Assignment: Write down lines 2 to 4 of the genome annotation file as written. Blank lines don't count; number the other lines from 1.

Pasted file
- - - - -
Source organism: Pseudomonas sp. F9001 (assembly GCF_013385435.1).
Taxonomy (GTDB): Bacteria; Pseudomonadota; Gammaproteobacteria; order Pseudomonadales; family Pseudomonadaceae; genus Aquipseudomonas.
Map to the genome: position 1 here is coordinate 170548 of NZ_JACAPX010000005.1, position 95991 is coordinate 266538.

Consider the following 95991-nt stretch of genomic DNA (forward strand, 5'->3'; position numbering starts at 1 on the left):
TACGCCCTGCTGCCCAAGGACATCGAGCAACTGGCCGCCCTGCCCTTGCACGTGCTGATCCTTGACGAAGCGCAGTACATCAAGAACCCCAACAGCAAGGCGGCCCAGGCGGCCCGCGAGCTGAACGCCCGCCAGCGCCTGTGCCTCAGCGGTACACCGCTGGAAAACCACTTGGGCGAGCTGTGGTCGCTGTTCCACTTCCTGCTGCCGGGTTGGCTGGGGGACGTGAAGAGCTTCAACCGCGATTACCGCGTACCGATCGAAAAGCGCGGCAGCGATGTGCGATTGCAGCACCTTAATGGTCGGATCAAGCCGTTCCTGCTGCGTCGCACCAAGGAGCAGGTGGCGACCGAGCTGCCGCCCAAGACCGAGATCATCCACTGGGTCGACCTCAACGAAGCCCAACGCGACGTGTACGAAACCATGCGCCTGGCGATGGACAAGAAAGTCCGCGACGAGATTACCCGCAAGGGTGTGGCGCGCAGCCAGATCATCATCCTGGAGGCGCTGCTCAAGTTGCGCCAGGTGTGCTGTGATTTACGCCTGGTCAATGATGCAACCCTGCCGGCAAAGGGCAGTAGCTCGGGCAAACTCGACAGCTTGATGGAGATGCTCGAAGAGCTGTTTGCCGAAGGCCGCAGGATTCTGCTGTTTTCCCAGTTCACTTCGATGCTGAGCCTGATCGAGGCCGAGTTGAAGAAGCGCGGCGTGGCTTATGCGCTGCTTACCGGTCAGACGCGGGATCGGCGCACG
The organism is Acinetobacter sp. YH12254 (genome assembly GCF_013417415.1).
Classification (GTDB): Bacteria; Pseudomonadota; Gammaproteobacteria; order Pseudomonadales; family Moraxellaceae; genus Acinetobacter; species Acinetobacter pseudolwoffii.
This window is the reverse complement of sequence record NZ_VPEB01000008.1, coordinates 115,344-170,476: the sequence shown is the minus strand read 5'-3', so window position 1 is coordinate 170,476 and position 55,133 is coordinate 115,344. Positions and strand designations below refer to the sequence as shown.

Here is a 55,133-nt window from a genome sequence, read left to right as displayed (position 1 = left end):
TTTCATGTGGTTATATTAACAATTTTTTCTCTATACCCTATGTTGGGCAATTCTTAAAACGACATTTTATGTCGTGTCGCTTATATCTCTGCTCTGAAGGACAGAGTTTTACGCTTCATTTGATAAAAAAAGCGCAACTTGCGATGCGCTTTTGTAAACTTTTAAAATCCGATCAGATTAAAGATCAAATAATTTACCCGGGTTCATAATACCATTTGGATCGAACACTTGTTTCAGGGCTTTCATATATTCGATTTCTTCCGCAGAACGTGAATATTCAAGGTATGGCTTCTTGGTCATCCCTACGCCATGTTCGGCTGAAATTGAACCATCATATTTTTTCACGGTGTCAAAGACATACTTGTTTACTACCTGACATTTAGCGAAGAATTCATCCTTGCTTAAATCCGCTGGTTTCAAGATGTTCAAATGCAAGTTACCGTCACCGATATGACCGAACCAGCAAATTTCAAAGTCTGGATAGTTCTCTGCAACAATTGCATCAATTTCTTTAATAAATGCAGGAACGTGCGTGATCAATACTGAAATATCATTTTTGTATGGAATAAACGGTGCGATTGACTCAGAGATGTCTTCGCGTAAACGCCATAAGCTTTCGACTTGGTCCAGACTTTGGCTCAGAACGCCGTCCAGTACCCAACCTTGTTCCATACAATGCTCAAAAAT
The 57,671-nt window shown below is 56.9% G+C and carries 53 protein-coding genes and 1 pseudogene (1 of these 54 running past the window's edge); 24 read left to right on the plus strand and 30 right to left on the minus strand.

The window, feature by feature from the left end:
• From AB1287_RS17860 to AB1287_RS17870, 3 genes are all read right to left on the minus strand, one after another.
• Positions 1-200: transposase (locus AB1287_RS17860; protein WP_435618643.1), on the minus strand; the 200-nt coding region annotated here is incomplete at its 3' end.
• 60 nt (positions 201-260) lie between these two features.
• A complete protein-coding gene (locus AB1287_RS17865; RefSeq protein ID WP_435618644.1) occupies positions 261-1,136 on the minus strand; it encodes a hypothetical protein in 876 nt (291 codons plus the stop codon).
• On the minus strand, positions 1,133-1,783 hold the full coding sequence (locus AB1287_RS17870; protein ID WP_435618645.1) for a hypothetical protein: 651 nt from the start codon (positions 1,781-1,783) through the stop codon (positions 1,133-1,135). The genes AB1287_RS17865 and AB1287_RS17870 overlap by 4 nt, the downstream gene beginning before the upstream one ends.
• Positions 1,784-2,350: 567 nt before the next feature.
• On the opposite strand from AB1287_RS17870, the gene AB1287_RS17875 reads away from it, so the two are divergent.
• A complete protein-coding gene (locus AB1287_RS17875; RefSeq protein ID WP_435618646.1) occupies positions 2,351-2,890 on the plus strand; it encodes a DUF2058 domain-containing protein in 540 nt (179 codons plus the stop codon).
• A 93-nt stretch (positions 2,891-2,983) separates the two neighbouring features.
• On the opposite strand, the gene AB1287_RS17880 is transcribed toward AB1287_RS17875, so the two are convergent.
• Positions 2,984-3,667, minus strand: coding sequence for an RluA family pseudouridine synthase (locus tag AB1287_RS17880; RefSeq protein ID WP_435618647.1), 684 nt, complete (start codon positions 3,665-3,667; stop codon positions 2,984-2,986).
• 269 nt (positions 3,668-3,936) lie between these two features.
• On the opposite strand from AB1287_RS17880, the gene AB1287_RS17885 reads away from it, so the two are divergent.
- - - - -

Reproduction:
Taxonomy (GTDB): Bacteria; Pseudomonadota; Gammaproteobacteria; order Pseudomonadales; family Pseudomonadaceae; genus Aquipseudomonas.
Map to the genome: position 1 here is coordinate 170548 of NZ_JACAPX010000005.1, position 95991 is coordinate 266538.

Consider the following 95991-nt stretch of genomic DNA (forward strand, 5'->3'; position numbering starts at 1 on the left):